Absurd as this sounds, it does present us with the real challenge, though again this is a privilege, of trying to fill our hearts with a bond of affection and appreciation towards each person, previous or present differences of opinion notwithstanding! This takes us to the communal and emotional level of ‘enabling people to fulfil their obligations’. It underlines why it is so deeply important that in all our services we embark upon the voyage of prayer in a spirit of tolerance, harmony and inclusion. Some of the issues are practical: I was horrified to learn from one lady in our congregation that she no longer comes to Shul because, afflicted with arthritis, it hurt her hands too much to hold a siddur and not one of our chairs available has a book rest on which she might place it. To my mind, the alienation of one single person for a reason of this kind amounts to the exclusion of the entire community from its own completeness. Then, of course, there is the endeavour to find a gracious mean between the needs of those whose hearing may have become less than perfect and the priority of enabling children to experience shul as happy and welcoming. I stress the word ‘gracious’ because, while we can’t hope to get everything right, we do have to maintain a welcoming heart and a friendly tone. The shammes, the rabbi, the shaliach tzibbur, the leadership sets the tone.

Then there is the question of spiritual inclusion. The shaliach/shlichat tzibbur prays not only from his or her own heart but uses melody and feeling to open the heart and help encourage and release the prayers of the whole congregation. What could be harder! One of the keys here is familiarity. The community often feels liberated by a well known melody, especially at this time of the year, especially if one does not come to shul all that often. Jews measure out their lives not in coffee spoons, but in the music of the great Kaddish before Mussaf and in joining in with the Melech al kol ha’aretz before its fourth berachah. Here leading becomes dialogue; leading is also listening. As a sermon giver, I associate this with my own struggles not simply to say from the pulpit what’s on my own mind, but also to try to listen to and articulate thoughts and feelings which are already there in the hearts of members of the community.

It’s because none of these are simple matters that our endeavours are rightly embraced by the quiet personal petitions, ‘God, open my lips’ and ‘Open my heart through your Torah’. God, please!

Friday, October 3, 2008

Love as Faithful Kindness

‘He prayeth best who loveth best all creatures great and small’. This simple verse which presents the moral conclusion of Coleridge’s great poem, The Rime Of The Ancient Mariner, effects me greatly.

I love every word (or almost) of the long liturgy which stretches through the fourteen or so hours of prayer on Yom Kippur. I think of it as a great river: its wonderful melodies are like the deeps, the rapids, and the still pools by the banks; its waters are the spirit of the thousands of pietists, poets and musicians who formulated its words and composed its melodies, and the power of its current derives from the millions of our ancestors who poured their hearts and tears into its flow. The whole day of Yom Kippur (save for feeling thirsty when one gets home after Kol Nidrei and dry in the mouth and weak in the head when one gets up before Shacharit) can pass like one great mantra. It’s beautiful.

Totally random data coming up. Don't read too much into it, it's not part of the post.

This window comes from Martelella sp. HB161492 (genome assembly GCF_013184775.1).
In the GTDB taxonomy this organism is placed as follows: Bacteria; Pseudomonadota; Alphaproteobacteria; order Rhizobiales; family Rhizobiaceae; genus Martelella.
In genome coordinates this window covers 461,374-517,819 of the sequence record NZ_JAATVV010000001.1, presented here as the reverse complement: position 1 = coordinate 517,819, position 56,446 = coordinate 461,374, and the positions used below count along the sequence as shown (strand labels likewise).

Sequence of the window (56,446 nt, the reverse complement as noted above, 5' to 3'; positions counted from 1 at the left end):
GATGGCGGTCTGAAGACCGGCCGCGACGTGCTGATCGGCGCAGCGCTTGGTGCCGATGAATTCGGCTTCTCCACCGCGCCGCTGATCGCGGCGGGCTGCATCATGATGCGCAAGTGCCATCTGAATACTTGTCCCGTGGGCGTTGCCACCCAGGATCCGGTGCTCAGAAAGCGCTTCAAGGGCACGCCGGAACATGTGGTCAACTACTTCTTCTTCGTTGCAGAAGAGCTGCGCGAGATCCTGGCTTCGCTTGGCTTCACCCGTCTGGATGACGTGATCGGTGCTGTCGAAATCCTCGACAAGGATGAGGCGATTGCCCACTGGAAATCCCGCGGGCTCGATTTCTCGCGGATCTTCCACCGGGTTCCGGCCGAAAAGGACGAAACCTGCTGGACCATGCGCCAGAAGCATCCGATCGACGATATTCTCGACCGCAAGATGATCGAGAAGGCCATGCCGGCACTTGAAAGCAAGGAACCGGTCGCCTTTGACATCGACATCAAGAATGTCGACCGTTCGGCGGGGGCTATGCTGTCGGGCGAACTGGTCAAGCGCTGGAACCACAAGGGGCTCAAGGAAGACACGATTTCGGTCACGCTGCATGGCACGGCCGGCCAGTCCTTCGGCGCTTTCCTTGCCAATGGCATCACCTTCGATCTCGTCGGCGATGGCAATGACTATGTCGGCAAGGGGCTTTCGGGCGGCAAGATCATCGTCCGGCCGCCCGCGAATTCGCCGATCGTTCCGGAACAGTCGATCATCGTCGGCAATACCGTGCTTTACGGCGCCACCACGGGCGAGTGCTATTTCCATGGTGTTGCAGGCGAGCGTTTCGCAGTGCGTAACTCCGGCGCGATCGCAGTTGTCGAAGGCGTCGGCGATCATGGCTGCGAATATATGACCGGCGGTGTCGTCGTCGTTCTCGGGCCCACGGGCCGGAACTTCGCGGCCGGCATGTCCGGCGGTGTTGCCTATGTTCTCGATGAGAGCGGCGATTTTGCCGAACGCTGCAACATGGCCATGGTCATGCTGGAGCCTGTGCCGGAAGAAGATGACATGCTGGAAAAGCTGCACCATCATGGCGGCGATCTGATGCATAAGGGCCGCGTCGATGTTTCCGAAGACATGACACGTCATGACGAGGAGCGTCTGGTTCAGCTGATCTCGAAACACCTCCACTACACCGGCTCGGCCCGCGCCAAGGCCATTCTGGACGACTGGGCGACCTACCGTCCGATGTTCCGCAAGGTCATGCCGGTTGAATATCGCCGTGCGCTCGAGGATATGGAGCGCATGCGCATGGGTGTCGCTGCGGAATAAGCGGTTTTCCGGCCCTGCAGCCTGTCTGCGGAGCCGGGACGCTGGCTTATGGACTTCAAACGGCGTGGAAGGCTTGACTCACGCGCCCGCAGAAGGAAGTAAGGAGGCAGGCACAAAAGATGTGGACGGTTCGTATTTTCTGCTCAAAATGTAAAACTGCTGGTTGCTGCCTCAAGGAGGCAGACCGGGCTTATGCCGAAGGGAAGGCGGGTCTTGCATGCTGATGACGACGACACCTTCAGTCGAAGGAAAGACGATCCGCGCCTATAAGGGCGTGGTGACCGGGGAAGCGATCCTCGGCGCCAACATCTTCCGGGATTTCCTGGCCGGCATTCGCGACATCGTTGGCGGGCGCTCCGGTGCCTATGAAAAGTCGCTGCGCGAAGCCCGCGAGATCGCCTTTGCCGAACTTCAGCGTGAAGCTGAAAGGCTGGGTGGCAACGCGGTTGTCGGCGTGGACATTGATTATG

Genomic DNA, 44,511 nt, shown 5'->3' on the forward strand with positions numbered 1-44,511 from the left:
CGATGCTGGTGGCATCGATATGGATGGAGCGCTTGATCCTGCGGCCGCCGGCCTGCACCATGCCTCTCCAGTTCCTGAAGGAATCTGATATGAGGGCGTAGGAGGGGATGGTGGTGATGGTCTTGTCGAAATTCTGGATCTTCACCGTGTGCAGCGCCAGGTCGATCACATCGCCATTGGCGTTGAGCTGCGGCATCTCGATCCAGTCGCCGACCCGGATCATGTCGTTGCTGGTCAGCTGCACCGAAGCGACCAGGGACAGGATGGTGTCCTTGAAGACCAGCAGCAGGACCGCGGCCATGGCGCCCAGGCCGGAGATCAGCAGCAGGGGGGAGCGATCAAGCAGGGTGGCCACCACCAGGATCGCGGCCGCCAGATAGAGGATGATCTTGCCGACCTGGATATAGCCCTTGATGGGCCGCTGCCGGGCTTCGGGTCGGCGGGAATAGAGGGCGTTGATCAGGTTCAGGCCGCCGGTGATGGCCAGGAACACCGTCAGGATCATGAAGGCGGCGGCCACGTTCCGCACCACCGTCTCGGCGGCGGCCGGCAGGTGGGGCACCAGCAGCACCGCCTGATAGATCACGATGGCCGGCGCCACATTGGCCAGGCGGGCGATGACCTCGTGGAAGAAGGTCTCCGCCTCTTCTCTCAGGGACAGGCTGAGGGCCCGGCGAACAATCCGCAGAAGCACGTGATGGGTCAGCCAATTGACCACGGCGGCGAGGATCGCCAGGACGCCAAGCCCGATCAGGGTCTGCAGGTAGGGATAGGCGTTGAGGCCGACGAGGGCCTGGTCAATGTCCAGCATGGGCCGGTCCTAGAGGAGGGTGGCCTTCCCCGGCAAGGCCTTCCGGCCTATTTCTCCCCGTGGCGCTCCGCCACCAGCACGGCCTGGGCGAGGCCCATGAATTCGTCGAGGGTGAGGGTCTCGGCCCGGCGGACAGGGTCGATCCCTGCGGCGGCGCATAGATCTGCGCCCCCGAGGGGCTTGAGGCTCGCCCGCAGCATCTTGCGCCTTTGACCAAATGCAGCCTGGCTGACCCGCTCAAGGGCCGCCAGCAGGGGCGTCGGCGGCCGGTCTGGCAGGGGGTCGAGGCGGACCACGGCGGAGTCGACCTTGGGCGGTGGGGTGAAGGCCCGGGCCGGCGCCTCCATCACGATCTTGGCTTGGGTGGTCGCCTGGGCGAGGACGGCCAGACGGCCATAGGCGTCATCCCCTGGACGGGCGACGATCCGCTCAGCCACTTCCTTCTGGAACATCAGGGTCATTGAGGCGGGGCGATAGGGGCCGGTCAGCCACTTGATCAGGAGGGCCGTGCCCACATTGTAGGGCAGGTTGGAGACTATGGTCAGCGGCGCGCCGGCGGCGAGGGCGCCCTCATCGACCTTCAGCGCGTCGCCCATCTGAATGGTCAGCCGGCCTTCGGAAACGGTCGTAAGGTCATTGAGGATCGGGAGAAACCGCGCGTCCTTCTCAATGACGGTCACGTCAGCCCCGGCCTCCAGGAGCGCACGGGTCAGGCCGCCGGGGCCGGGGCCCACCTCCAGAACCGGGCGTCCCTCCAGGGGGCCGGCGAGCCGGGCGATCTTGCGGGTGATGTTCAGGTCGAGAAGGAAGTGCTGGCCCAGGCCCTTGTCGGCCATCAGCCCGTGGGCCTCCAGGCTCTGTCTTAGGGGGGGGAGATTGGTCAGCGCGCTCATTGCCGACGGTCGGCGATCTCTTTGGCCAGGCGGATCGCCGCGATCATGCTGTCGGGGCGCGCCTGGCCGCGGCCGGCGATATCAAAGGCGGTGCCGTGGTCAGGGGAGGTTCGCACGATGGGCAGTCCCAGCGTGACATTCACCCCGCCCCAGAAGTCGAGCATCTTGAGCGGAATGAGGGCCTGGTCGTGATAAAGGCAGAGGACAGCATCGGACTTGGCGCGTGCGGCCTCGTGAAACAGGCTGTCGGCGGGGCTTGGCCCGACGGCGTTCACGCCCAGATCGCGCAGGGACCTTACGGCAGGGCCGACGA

But ‘He prayeth best who loveth best’: Yom Kippur is not simply about prayer, it’s about love. It’s about the kind of prayer, and confession, and repentance, and inner change which represents a deeply felt and genuinely intended commitment to the practice of love.

Love here must be understood according to the true meaning of Chesed, faithful kindness, which embraces the rich and the poor, the small act of helping a child over the road, the daily privilege of being attentive to and appreciative of our family, friends, colleagues and neighbours, and the great devotion of spending years tending the sick or raising money to feed the hungry. There is no limit to Chesed, teach our rabbis, and it is greater than Tzedakah, giving the due portion we owe to charity, because the latter involves our money whereas the former calls in addition on our direct personal action and commands our hands, our heart and all our being. Love in this sense is what is meant by ‘You shall love the Lord your God’, that is that we should show respect and reverence for God’s presence in every living thing.

The real question of these Days of Penitence and of Yom Kippur is: how do we live a more generous, committed and loving life? That is the challenge, or rather the privilege, to which the beautiful prayers are intended to open our hearts.

Thursday, October 2, 2008


I’ve just returned home from the contemplative service. It’s been a whole year since we held one, but we won’t let anything like such a long time pass before we have another. It was modest and simple. The silent meditation led by Ariel Klein and Leslie’s singing touched us all. At the end, no one stood up to leave. A magic circle had been formed out of stillness and spirit and no one wanted to break it.